You're cruising down the highway at a good clip when suddenly — BOOM — your tire blows out. Panic ensues. Your vehicle starts to slow down. If a front tire blows out your car will pull you to the left or right as the steering wheel begins to vibrate. If a rear tire blows out you'll feel the car wobbling back and forth, according to the Pennsylvania Department of Transportation.

Now the $64,000 question: How do you get to the side of the road safely?

Before we tell you the answer, it pays to know how to prevent a blowout in the first place. 

Your tires are more likely to blow out if they have a lot of miles on them, so it's always smart to check your tires for wear before a road trip. Also make sure they're not underinflated. Most blowouts happen when driving on underinflated tires at high speeds, according to experts. Keep a tire pressure gauge in your vehicle and check your tire pressure once a month. 

Failing to rotate your tires can also contribute to a blowout, according to the National Highway Traffic Safety Administration (NHTSA). 

Blowouts are more likely in the summer and early fall, thanks to the heat and to cars that are overloaded for vacation (or perhaps college drop-offs), according to Popular Mechanics.

Related: Are Your Tires Dangerously Underinflated?

During a tire blowout

Keep a firm grip on the wheel, advises AAA.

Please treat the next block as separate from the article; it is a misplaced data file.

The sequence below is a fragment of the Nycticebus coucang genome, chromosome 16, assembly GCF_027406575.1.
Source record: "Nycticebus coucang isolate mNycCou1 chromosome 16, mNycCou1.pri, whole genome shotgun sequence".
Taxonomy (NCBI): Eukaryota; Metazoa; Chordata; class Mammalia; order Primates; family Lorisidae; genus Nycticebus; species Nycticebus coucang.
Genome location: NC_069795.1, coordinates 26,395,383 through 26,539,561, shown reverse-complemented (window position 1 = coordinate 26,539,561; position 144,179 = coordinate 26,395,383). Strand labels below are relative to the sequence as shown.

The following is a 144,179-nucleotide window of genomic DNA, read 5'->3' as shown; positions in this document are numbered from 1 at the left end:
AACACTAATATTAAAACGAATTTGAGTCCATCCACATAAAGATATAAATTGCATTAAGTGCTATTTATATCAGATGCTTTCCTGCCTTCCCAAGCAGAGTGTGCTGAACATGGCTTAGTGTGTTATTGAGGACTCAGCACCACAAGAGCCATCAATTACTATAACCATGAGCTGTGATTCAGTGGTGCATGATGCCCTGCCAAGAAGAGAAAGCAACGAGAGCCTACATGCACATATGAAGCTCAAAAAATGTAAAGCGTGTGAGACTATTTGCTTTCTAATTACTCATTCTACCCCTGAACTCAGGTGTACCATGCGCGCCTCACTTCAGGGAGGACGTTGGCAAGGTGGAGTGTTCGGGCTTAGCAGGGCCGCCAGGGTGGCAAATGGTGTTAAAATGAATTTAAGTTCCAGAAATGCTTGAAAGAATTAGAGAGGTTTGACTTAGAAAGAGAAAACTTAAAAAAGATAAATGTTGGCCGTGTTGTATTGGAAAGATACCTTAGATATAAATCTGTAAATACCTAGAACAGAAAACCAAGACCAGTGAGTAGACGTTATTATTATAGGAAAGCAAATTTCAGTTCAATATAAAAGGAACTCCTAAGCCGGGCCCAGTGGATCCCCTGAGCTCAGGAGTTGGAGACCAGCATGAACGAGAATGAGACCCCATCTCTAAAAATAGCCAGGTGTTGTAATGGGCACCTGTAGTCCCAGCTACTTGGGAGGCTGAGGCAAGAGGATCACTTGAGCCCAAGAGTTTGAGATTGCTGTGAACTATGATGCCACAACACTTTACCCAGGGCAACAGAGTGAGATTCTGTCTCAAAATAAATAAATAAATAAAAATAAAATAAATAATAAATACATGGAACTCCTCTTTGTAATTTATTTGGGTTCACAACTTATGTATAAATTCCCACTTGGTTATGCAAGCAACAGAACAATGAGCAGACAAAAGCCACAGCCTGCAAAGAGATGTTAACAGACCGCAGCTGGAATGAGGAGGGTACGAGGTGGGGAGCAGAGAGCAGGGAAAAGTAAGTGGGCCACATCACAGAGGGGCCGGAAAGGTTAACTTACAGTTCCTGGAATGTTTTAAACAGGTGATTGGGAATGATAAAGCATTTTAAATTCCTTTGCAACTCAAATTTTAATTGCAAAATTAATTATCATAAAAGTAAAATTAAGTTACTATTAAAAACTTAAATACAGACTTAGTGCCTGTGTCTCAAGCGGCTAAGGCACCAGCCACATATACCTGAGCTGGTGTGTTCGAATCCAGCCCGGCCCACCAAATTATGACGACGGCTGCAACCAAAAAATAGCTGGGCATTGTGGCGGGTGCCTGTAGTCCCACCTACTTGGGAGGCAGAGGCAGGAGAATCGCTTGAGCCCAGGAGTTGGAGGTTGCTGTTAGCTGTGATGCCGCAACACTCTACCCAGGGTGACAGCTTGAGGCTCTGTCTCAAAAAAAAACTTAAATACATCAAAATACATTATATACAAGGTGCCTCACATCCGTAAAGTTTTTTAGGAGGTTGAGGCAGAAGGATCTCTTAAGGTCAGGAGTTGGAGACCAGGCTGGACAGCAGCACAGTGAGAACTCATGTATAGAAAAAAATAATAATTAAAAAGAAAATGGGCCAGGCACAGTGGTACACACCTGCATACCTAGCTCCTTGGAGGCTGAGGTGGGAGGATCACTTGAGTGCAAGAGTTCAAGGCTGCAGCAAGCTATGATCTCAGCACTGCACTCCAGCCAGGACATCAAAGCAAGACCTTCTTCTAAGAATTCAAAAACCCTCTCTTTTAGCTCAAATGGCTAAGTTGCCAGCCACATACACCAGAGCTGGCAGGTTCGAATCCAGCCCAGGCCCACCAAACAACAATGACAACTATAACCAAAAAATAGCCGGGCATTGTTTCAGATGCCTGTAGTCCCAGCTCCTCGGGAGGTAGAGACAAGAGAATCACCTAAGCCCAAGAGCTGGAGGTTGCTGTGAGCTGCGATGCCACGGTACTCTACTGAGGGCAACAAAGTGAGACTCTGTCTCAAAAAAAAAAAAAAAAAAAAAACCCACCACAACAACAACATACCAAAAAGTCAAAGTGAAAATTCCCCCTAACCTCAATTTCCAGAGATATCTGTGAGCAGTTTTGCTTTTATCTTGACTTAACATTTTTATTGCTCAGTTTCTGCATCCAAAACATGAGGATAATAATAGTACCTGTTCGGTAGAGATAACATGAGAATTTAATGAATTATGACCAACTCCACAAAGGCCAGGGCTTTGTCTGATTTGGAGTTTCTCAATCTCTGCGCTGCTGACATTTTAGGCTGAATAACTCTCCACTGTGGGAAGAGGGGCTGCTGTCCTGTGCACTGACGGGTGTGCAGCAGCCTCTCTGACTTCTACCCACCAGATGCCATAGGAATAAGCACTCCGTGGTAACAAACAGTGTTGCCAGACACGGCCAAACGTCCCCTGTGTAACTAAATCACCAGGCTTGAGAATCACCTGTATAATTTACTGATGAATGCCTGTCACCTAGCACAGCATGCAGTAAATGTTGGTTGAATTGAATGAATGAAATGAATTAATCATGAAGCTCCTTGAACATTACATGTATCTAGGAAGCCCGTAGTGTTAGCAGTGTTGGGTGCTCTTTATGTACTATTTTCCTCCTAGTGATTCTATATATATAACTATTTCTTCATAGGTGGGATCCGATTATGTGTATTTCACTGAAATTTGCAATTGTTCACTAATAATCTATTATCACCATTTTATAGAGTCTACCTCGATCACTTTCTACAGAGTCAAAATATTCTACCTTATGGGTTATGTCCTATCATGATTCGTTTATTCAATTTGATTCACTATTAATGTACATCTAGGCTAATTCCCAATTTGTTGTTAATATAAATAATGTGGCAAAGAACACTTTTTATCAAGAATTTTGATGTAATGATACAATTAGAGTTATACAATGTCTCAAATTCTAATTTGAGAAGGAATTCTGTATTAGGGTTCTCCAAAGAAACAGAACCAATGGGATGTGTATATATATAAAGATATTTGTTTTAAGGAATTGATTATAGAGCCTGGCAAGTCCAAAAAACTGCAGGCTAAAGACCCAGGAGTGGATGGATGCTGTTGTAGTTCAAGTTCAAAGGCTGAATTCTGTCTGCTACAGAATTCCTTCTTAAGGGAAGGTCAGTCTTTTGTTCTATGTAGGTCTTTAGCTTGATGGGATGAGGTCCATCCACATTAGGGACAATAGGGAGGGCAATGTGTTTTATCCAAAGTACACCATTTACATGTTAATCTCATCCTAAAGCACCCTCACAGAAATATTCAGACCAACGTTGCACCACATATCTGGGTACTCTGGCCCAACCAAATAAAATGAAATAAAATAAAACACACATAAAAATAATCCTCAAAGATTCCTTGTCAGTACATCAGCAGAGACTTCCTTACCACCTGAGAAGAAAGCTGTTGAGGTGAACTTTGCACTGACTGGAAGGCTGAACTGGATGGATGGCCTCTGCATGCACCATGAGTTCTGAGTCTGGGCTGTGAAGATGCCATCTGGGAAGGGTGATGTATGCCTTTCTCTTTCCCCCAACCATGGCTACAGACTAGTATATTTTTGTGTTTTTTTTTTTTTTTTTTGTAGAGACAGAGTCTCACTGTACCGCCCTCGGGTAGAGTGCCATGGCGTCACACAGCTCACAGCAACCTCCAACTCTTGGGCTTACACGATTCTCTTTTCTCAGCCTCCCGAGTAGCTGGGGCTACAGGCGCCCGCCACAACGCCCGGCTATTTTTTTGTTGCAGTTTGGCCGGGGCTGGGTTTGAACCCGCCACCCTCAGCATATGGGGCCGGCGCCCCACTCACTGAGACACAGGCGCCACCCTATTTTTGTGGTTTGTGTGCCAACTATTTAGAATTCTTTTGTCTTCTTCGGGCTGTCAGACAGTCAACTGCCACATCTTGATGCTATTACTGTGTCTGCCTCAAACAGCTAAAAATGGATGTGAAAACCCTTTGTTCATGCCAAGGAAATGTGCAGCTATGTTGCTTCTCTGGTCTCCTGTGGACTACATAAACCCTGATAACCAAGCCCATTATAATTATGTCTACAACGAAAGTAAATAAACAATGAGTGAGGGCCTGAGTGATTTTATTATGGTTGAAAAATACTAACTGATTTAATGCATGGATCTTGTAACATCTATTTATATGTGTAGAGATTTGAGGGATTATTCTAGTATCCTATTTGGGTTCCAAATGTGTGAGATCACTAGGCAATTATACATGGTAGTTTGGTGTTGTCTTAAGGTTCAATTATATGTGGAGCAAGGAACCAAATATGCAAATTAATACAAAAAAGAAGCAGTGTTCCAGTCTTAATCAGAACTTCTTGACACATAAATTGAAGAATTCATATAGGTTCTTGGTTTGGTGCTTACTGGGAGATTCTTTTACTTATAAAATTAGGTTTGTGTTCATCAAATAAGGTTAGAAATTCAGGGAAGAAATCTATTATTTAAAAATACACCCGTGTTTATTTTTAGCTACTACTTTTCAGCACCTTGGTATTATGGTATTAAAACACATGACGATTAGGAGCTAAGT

Don't brake. Breaking may cause you to skid and lose control, warns the Pennsylvania Department of Transportation. While you're trying to regain control of the car, maintain your speed if you can, says Steer left or right to stay in your lane until you're ready to start to pull over.

Pull over to the side of the road. Look for a gap in the traffic that will allow you to pull over, and gradually release the accelerator as you do. Once you reach 20 miles per hour or under, use the brakes if needed, says AAA.

Once you're stopped, apply your parking brake and exit the vehicle, advises AAA.

Related: 5 Gadgets That Can Get You (and Your Car) Out of a Jam

After a blowout

Turn on your emergency lights. Let other drivers know your car is disabled so they will slow down and drive around you, suggest AAA.

Check your spare tire. If you know how to change a tire, go ahead and do it. If you don't, or you'd rather leave it to the pros (every year, some 10,000 people visit the emergency room after suffering injuries while trying to use a jack or hoist according to the National Highway Traffic Safety Administration), call for roadside assistance.

Related: Staying Alive: How to Cut Your Risk of Dying in a Car Accident

Muriel Vega is a writer with a passion for budget travel and staying safe while abroad. A Georgia State University graduate, she has over 6 years of editorial experience and has written for The Guardian, The Atlantic, The Billfold, among other outlets. In her free time, you can find her baking pies, playing with her two dogs and cat, or planning her next vacation. She spends way too much time on Twitter, one of her favorite social media channels. Her favorite safety tip: Make sure you have all the necessary shots before you go abroad.